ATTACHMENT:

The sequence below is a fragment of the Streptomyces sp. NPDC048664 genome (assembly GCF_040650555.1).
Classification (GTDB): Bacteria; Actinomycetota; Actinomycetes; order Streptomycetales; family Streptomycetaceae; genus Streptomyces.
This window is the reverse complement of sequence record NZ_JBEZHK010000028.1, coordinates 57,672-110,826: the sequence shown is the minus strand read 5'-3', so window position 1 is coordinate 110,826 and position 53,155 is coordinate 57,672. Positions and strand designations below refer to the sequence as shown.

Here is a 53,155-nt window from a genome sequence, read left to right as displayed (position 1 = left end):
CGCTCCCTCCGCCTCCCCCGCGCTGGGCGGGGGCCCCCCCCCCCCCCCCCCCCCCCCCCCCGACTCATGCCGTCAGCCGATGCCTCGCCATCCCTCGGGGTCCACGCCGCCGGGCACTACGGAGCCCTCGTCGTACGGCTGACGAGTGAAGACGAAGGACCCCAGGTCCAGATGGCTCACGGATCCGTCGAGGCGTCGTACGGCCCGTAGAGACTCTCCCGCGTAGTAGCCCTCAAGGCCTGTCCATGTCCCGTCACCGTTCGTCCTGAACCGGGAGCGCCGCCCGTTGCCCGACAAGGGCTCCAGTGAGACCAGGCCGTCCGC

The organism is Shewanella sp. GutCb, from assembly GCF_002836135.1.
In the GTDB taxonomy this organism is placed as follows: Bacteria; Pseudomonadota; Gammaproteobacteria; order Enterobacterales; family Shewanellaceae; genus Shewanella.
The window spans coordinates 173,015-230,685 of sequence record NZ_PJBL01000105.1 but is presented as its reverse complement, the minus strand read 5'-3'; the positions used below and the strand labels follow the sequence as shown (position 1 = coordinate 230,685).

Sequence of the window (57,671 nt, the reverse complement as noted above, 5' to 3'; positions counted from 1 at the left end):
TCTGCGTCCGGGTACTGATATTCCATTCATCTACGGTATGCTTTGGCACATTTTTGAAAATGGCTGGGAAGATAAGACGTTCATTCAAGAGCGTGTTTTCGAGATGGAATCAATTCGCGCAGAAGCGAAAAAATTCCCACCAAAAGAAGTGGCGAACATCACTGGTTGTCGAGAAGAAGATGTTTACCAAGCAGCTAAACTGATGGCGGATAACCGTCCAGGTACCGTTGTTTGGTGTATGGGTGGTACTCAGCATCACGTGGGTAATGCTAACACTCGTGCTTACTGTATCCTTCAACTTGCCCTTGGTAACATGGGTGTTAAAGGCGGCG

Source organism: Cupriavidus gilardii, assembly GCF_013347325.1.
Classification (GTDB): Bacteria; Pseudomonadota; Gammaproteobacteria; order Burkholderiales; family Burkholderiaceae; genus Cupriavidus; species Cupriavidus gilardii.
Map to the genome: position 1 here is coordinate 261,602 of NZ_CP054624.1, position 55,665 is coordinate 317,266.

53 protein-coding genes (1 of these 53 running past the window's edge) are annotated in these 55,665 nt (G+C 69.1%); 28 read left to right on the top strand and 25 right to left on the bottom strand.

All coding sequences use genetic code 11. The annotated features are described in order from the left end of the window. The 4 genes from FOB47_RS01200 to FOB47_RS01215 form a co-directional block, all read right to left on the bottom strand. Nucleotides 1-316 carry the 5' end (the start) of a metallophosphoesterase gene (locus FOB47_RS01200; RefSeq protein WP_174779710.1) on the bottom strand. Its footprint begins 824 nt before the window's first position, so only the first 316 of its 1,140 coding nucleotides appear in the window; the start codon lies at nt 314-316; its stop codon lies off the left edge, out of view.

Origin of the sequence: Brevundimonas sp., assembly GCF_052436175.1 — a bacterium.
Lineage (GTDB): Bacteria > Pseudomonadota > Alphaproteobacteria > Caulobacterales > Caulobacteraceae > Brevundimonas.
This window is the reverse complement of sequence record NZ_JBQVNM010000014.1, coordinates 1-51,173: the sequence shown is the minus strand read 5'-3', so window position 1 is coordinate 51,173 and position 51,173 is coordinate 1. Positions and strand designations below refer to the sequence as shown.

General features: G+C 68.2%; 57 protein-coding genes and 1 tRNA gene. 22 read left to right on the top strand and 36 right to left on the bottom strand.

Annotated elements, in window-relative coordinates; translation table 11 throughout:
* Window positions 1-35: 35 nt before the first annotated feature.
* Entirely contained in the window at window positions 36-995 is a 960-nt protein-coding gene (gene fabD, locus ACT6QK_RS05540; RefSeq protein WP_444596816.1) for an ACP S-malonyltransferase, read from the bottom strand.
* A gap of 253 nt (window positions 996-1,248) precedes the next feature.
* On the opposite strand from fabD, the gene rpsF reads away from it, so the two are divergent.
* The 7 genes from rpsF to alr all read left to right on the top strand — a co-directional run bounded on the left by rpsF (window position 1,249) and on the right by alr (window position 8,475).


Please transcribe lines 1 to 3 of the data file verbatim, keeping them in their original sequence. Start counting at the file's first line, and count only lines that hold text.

The sequence below is a fragment of the Streptomyces sp. NPDC048664 genome (assembly GCF_040650555.1).
Classification (GTDB): Bacteria; Actinomycetota; Actinomycetes; order Streptomycetales; family Streptomycetaceae; genus Streptomyces.
This window is the reverse complement of sequence record NZ_JBEZHK010000028.1, coordinates 57,672-110,826: the sequence shown is the minus strand read 5'-3', so window position 1 is coordinate 110,826 and position 53,155 is coordinate 57,672. Positions and strand designations below refer to the sequence as shown.